“Fiscal cliff” talks to open with a call for a $1.6 trillion tax hike
During a press conference yesterday afternoon, President Barack Obama laid out some of his terms on the so-called “fiscal cliff,” making it known that he wouldn’t accept a deal with House Republicans that didn’t raise tax rates on higher-income earners. Before the press conference even took place, the White House had rejected House Speaker John Boehner’s initial offer and The Hill noted that Obama would come to the table asking Congress for “$1.6 in new revenues by targeting the wealthy and corporations.”
Boehner, who has said that the talks with the White House are “going to take awhile,” has already said that House Republicans aren’t willing to raise tax rates, which could bring the talks to an impass. During the press conference, Obama said, “I’m open to compromise and I’m open to new ideas.” But, as noted, Obama has already turned away one offer for increased revenues and isn’t likely to budge much from his position.
James Pethokoukis noted that Obama’s tax plan, which supposedly brings a “balanced approach” to the deficit, isn’t balanced (emphasis mine):
[O]nce you begin to dig into the numbers, the plan doesn’t look balanced at all. As the bipartisan Committee for a Responsible Federal Budget noted back then:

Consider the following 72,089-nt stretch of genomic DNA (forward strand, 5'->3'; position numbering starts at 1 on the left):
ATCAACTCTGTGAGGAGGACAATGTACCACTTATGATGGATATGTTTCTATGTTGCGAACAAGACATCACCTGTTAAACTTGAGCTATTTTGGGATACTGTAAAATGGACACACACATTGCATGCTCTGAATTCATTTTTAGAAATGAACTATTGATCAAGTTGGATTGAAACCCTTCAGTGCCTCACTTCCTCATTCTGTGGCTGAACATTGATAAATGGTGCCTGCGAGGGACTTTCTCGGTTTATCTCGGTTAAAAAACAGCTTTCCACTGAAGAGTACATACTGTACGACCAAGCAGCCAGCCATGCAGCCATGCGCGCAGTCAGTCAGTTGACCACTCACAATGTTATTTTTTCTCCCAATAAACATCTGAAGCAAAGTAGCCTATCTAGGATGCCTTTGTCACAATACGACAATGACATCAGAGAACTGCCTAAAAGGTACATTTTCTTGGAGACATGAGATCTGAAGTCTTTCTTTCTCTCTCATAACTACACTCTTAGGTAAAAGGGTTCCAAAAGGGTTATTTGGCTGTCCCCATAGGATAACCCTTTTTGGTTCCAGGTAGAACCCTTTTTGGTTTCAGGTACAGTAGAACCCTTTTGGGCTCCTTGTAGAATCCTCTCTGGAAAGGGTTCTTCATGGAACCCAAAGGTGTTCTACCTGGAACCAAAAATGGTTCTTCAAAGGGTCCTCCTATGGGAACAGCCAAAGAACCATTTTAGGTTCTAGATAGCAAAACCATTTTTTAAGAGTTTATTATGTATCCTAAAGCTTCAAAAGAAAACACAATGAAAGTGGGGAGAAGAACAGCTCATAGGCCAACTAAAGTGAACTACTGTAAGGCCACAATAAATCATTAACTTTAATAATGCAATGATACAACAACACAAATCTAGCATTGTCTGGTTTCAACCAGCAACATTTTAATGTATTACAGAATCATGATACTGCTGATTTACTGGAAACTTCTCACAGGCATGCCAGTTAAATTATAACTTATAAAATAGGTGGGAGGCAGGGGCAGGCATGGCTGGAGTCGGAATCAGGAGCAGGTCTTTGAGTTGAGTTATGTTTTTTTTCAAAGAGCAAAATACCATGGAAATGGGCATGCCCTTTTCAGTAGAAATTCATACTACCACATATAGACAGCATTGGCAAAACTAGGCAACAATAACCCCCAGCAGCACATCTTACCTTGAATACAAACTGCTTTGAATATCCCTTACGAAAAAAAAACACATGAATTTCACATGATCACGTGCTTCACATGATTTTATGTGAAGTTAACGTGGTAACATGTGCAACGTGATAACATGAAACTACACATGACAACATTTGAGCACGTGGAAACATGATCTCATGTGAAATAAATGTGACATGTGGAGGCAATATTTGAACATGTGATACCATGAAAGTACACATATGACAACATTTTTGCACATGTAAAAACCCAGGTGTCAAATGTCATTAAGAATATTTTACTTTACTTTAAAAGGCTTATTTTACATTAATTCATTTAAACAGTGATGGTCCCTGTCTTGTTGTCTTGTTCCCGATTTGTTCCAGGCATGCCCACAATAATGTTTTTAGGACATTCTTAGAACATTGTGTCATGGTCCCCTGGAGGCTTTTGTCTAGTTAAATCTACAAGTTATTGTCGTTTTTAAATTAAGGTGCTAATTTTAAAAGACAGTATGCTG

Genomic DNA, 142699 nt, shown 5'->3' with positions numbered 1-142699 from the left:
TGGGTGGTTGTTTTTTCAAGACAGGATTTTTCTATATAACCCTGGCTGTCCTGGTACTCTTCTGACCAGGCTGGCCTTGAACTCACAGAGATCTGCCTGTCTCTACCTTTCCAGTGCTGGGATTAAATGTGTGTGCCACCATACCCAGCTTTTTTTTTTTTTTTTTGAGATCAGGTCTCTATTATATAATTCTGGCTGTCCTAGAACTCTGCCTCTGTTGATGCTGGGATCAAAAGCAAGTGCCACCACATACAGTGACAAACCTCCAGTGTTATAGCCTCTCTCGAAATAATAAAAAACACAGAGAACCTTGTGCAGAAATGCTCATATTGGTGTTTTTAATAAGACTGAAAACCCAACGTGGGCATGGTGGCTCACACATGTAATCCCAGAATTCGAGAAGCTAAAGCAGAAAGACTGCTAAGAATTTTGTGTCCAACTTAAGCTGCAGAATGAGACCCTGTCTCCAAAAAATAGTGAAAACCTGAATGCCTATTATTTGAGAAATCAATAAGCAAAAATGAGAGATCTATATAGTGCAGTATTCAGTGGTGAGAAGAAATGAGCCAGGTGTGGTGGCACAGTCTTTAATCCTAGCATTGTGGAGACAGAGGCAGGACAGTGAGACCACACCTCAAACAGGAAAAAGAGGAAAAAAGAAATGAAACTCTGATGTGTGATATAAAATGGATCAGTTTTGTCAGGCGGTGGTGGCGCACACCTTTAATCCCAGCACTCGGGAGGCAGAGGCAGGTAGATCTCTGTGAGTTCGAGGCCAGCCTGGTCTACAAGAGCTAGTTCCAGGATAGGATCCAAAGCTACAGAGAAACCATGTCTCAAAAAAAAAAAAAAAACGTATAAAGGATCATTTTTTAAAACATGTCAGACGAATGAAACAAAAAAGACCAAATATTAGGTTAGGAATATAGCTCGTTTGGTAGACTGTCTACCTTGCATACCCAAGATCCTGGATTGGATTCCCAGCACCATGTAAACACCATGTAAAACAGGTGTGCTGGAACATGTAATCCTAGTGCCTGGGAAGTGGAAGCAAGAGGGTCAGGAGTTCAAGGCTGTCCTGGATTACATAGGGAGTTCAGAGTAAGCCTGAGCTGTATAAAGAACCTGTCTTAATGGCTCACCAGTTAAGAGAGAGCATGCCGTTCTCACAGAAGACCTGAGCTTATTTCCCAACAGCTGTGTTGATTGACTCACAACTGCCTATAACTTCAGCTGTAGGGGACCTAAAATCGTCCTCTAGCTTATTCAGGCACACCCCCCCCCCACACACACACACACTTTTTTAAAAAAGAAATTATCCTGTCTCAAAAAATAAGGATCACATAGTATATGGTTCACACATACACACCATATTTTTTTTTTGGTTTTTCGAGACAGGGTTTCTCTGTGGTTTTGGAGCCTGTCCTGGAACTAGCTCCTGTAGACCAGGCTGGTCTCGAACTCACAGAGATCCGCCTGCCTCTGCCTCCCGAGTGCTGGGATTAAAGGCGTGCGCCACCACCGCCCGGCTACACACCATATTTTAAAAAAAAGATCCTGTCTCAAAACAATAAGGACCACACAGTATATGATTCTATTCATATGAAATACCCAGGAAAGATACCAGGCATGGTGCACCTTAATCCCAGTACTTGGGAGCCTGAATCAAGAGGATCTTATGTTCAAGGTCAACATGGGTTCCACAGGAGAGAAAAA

The Administration claims that the plan would save about $4.4 trillion in total (including interest savings, war savings, and the costs of the jobs proposals). However … counting the war savings is counting a policy that is already in place and is thus a gimmick to be avoided. Taking out the war savings and savings from the discretionary cuts in the Budget Control Act leads to total savings of less than $2 trillion.
Of the supposed savings, then, $1.6 trillion comes from tax hikes and $577 billion comes from spending cuts, not counting saved interest. So 73% of the savings comes from taxes, 27% from spending cuts. That’s $3 of tax hikes for every $1 of spending cuts.
Even if you include interest savings, 60% of the debt reduction comes from tax hikes. Obama is making the exact mistake Europe is making by employing a tax-hike heavy version of fiscal austerity. Indeed, a 2010 analysis by AEI scholars found that successful fiscal consolidations are heavy on spending cuts, light on tax hikes. Even Bill Clinton’s debt reduction plan was 2-1 in favor of spending cuts. The Obama plan is dangerously unbalanced, especially given the weak economic recovery.
Of course, Obama doesn’t really want to make the spending cuts necessary to reduce the deficit because that would require a measure of fiscal responsibility. So raising taxes is the only real step he’s willing to take. In an economy that’s still struggling to keep pace, that is going to have a negative affect.